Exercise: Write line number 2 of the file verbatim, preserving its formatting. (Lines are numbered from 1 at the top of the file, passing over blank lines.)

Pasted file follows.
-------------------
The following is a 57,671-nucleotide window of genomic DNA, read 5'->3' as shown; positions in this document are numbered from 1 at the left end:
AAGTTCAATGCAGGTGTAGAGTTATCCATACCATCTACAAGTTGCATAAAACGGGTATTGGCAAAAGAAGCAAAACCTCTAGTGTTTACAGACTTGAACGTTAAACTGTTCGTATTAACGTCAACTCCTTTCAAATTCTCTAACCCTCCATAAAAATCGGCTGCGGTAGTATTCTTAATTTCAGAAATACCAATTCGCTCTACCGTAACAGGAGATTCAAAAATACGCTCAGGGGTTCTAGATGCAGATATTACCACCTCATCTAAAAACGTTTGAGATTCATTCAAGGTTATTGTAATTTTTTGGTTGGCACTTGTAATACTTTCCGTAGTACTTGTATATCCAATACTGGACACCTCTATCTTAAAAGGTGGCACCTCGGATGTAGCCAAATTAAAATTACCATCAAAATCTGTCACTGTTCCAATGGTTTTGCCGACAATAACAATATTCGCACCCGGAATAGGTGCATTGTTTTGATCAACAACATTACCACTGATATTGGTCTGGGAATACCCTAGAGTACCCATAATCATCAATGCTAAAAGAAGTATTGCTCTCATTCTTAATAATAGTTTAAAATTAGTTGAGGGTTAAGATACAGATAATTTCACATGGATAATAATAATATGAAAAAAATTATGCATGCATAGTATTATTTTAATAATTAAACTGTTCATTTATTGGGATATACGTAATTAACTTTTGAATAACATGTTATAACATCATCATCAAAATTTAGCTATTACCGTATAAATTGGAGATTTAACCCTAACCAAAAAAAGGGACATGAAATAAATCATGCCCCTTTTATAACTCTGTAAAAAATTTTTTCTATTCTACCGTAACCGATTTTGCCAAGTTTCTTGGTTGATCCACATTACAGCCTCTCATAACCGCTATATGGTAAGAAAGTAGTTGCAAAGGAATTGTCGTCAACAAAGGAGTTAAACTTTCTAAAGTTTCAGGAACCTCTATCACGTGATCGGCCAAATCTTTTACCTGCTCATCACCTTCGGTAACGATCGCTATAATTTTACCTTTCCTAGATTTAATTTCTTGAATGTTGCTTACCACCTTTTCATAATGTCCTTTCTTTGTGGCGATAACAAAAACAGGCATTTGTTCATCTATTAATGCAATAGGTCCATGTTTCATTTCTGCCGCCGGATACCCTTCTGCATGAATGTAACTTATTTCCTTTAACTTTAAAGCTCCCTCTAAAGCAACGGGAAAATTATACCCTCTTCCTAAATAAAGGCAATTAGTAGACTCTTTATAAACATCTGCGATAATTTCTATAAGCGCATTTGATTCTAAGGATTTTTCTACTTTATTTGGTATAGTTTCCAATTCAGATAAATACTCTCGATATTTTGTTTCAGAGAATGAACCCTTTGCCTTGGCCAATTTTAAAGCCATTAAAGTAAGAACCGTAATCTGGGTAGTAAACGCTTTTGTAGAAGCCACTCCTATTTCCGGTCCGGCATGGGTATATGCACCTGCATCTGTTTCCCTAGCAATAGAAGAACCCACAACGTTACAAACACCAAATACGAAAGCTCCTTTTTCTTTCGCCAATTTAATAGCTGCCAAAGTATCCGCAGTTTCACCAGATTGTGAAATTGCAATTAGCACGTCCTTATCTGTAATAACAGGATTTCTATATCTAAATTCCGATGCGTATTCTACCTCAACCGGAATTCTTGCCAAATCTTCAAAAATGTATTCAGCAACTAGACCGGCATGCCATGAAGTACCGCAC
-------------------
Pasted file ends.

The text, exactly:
AAGTTCAATGCAGGTGTAGAGTTATCCATACCATCTACAAGTTGCATAAAACGGGTATTGGCAAAAGAAGCAAAACCTCTAGTGTTTACAGACTTGAACGTTAAACTGTTCGTATTAACGTCAACTCCTTTCAAATTCTCTAACCCTCCATAAAAATCGGCTGCGGTAGTATTCTTAATTTCAGAAATACCAATTCGCTCTACCGTAACAGGAGATTCAAAAATACGCTCAGGGGTTCTAGATGCAGATATTACCACCTCATCTAAAAACGTTTGAGATTCATTCAAGGTTATTGTAATTTTTTGGTTGGCACTTGTAATACTTTCCGTAGTACTTGTATATCCAATACTGGACACCTCTATCTTAAAAGGTGGCACCTCGGATGTAGCCAAATTAAAATTACCATCAAAATCTGTCACTGTTCCAATGGTTTTGCCGACAATAACAATATTCGCACCCGGAATAGGTGCATTGTTTTGATCAACAACATTACCACTGATATTGGTCTGGGAATACCCTAGAGTACCCATAATCATCAATGCTAAAAGAAGTATTGCTCTCATTCTTAATAATAGTTTAAAATTAGTTGAGGGTTAAGATACAGATAATTTCACATGGATAATAATAATATGAAAAAAATTATGCATGCATAGTATTATTTTAATAATTAAACTGTTCATTTATTGGGATATACGTAATTAACTTTTGAATAACATGTTATAACATCATCATCAAAATTTAGCTATTACCGTATAAATTGGAGATTTAACCCTAACCAAAAAAAGGGACATGAAATAAATCATGCCCCTTTTATAACTCTGTAAAAAATTTTTTCTATTCTACCGTAACCGATTTTGCCAAGTTTCTTGGTTGATCCACATTACAGCCTCTCATAACCGCTATATGGTAAGAAAGTAGTTGCAAAGGAATTGTCGTCAACAAAGGAGTTAAACTTTCTAAAGTTTCAGGAACCTCTATCACGTGATCGGCCAAATCTTTTACCTGCTCATCACCTTCGGTAACGATCGCTATAATTTTACCTTTCCTAGATTTAATTTCTTGAATGTTGCTTACCACCTTTTCATAATGTCCTTTCTTTGTGGCGATAACAAAAACAGGCATTTGTTCATCTATTAATGCAATAGGTCCATGTTTCATTTCTGCCGCCGGATACCCTTCTGCATGAATGTAACTTATTTCCTTTAACTTTAAAGCTCCCTCTAAAGCAACGGGAAAATTATACCCTCTTCCTAAATAAAGGCAATTAGTAGACTCTTTATAAACATCTGCGATAATTTCTATAAGCGCATTTGATTCTAAGGATTTTTCTACTTTATTTGGTATAGTTTCCAATTCAGATAAATACTCTCGATATTTTGTTTCAGAGAATGAACCCTTTGCCTTGGCCAATTTTAAAGCCATTAAAGTAAGAACCGTAATCTGGGTAGTAAACGCTTTTGTAGAAGCCACTCCTATTTCCGGTCCGGCATGGGTATATGCACCTGCATCTGTTTCCCTAGCAATAGAAGAACCCACAACGTTACAAACACCAAATACGAAAGCTCCTTTTTCTTTCGCCAATTTAATAGCTGCCAAAGTATCCGCAGTTTCACCAGATTGTGAAATTGCAATTAGCACGTCCTTATCTGTAATAACAGGATTTCTATATCTAAATTCCGATGCGTATTCTACCTCAACCGGAATTCTTGCCAAATCTTCAAAAATGTATTCAGCAACTAGACCGGCATGCCATGAAGTACCGCAC